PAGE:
Mastering Quantum Mechanics: Essentials, Theory, and Applications, Barton Zwiebach, MIT Press, 2022, $110.00

After many years of teaching quantum mechanics at MIT, theorist Barton Zwiebach has decided to produce a textbook based on his experience. The result, Mastering Quantum Mechanics, is encyclopedic: It clocks in at over 1000 pages long and is intended to accompany a three-semester-long course—although Zwiebach does include ideas on how to use the text for a one- or two-semester sequence. Although the book’s length may overwhelm some readers, it allows Zwiebach ample room to provide clear and in-depth expositions of fundamental concepts like the Schrödinger equation, the harmonic oscillator, and the hydrogen atom. —rd

Lost Women of Science, Katie Hafner and Carol Sutton Lewis, hosts, PRX and Scientific American, 2023 (Season 6)

Inspired by Christopher Nolan’s recent biopic Oppenheimer, the latest season of the Lost Women of Science podcast focuses on the women of the Manhattan Project. Indeed, hundreds of female scientists made substantial contributions both to the design and fabrication of the nuclear weapons themselves and to the debate about whether they should be used against Japan. The first episode of the season focuses on Leona Woods, the only woman scientist on the team led by Enrico Fermi that built the first sustaining nuclear reactor, Chicago Pile-1. Later episodes focus on Frances Dunne, Carolyn Parker, Lilli Hornig, and Melba Phillips, among others. The bite-size episodes are each about 10 minutes in length. —rd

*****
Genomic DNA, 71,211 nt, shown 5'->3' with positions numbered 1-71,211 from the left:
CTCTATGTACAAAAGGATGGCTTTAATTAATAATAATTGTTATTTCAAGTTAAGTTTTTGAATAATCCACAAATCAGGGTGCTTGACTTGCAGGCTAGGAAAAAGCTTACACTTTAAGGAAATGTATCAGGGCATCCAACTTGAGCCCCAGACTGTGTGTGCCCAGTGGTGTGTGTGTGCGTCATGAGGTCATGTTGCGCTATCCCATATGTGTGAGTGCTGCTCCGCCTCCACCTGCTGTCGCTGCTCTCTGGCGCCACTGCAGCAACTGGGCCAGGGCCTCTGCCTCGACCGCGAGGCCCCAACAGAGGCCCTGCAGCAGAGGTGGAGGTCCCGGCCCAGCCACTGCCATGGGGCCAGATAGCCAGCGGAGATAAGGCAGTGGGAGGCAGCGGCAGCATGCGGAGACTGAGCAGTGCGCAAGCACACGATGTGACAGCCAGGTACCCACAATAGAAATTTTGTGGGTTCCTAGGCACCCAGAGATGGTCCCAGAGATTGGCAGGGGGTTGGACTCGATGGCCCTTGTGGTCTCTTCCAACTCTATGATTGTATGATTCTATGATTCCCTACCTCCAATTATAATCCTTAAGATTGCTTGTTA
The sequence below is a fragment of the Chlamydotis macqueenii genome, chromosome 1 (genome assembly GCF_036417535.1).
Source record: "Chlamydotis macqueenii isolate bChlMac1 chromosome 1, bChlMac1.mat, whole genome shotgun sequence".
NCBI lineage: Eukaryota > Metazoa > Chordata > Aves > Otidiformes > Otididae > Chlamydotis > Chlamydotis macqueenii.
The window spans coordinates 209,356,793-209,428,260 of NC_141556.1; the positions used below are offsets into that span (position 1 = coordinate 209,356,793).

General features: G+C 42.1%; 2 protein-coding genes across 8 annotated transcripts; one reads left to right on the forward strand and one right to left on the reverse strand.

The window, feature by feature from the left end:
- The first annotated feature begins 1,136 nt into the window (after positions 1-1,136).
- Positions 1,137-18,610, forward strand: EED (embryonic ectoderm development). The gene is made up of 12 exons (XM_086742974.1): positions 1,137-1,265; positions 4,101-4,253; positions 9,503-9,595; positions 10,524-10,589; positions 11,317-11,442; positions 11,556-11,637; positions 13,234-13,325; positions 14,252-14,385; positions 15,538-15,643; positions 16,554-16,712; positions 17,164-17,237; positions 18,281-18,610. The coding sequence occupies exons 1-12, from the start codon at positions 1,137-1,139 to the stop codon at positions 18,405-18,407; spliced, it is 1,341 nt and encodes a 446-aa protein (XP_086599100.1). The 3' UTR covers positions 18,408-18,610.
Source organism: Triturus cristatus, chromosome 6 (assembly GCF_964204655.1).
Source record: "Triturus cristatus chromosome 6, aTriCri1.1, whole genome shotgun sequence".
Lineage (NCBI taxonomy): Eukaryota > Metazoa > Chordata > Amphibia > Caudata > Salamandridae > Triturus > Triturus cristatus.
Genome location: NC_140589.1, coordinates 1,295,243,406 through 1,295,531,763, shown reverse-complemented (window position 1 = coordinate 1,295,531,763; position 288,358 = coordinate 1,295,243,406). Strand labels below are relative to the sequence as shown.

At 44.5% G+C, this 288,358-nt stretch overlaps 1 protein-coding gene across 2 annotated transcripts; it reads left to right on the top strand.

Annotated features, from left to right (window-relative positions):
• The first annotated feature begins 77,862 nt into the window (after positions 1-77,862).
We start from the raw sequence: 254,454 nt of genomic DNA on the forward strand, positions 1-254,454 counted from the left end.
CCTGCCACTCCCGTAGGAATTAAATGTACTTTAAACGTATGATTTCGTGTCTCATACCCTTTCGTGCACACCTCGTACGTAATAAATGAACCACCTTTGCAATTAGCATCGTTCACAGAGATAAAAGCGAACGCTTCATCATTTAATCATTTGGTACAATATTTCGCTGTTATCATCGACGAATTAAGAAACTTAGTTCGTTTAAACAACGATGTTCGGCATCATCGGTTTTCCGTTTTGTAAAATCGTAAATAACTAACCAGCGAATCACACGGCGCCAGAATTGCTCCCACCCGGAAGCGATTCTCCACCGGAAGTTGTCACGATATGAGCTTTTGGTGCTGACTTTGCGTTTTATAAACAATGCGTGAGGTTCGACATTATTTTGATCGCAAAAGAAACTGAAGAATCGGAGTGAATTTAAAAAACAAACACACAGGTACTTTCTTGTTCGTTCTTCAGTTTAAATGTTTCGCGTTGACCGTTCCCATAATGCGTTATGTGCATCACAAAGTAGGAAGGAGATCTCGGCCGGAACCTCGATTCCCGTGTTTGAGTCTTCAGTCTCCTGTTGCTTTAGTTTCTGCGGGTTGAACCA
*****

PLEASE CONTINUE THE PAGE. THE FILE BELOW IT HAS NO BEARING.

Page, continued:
The Apple II Age: How the Computer Became Personal, Laine Nooney, U. Chicago Press, 2023, $28.00

Nostalgic computer hobbyists, beware! Laine Nooney is out to “rob” you of your “much-cherished faith in computing’s primordial innocence” by deconstructing the mythology surrounding the Apple II, the first personal computer to gain widespread market appeal. To do so, they look at five pieces of software—VisiCalc, the first spreadsheet program; Mystery House, the first graphical adventure game; Locksmith, a disk-copy utility; the Print Shop, a layout program that allowed users to create printed material; and Snooper Troops, an educational game intended to teach students deductive reasoning. Using contemporary hobbyist and trade magazines as a source base, Nooney demonstrates that the personal-computing revolution of the 1970s and 1980s was more a product of the “financial interests of an elite investor class” than the stereotypical Silicon Valley hacker. —rd